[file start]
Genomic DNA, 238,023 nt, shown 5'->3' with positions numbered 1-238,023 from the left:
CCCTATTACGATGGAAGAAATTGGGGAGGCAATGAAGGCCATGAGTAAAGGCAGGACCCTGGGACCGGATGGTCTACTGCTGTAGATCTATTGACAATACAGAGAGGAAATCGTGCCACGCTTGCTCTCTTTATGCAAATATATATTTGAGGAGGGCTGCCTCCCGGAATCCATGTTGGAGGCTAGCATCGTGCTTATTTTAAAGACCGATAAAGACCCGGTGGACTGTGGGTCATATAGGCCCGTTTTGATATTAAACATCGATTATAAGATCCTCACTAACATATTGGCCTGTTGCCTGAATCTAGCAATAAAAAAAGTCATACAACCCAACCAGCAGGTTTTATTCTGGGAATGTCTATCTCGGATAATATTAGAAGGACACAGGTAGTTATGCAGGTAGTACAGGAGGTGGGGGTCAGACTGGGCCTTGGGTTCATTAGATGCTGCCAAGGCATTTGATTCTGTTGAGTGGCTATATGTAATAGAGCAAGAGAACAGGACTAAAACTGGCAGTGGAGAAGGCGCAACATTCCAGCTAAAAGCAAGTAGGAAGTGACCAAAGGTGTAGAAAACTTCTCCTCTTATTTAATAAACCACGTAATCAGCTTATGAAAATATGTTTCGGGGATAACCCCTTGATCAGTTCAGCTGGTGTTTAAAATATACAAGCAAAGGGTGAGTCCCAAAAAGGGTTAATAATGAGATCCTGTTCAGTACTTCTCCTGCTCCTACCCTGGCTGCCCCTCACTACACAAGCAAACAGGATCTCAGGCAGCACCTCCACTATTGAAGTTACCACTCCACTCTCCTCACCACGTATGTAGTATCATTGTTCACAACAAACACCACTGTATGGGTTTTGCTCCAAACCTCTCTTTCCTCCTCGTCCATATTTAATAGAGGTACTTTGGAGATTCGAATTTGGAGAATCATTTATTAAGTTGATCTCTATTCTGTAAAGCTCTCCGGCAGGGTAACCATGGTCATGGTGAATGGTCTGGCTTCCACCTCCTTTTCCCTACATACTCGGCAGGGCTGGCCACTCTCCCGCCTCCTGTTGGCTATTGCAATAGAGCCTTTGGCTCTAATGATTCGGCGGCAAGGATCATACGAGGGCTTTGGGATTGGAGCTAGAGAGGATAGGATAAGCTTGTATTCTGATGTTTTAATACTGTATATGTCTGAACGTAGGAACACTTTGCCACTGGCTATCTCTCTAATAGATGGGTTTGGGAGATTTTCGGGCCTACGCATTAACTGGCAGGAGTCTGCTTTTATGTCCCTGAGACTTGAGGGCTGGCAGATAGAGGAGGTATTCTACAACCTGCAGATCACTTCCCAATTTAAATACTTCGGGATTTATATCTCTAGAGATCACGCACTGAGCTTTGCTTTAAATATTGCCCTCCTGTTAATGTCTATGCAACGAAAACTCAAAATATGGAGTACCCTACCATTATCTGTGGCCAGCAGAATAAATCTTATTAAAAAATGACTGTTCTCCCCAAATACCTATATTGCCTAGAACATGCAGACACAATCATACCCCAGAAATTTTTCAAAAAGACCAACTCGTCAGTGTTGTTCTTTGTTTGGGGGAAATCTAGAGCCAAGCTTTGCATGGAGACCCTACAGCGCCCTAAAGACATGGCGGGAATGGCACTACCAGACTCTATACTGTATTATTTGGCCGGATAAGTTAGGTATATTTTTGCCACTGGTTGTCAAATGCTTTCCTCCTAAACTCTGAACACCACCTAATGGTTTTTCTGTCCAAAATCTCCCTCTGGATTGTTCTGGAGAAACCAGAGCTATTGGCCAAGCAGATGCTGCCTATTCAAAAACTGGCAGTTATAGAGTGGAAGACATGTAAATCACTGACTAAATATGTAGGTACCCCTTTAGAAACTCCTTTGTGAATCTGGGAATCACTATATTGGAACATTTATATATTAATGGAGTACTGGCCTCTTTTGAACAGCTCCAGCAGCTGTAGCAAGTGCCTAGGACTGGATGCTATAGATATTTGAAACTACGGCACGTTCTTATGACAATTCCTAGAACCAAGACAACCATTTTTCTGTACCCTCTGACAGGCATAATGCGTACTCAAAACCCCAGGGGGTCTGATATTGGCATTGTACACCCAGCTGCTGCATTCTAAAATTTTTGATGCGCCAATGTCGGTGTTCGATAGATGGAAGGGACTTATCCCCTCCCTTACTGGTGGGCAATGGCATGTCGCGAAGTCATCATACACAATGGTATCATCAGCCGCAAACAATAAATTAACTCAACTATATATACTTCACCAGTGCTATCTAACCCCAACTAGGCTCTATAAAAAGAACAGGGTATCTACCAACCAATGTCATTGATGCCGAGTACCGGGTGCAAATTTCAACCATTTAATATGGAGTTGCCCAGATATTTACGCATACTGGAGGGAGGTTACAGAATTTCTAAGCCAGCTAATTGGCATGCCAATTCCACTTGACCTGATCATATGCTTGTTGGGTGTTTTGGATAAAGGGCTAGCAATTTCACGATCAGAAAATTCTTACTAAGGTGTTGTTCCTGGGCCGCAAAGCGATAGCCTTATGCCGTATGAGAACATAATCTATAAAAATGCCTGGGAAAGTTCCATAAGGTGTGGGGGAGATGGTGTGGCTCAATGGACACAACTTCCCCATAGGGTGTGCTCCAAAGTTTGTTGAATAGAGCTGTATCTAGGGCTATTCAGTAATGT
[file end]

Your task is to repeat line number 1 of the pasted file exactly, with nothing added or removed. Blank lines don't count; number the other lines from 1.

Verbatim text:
Genomic DNA, 238,023 nt, shown 5'->3' with positions numbered 1-238,023 from the left: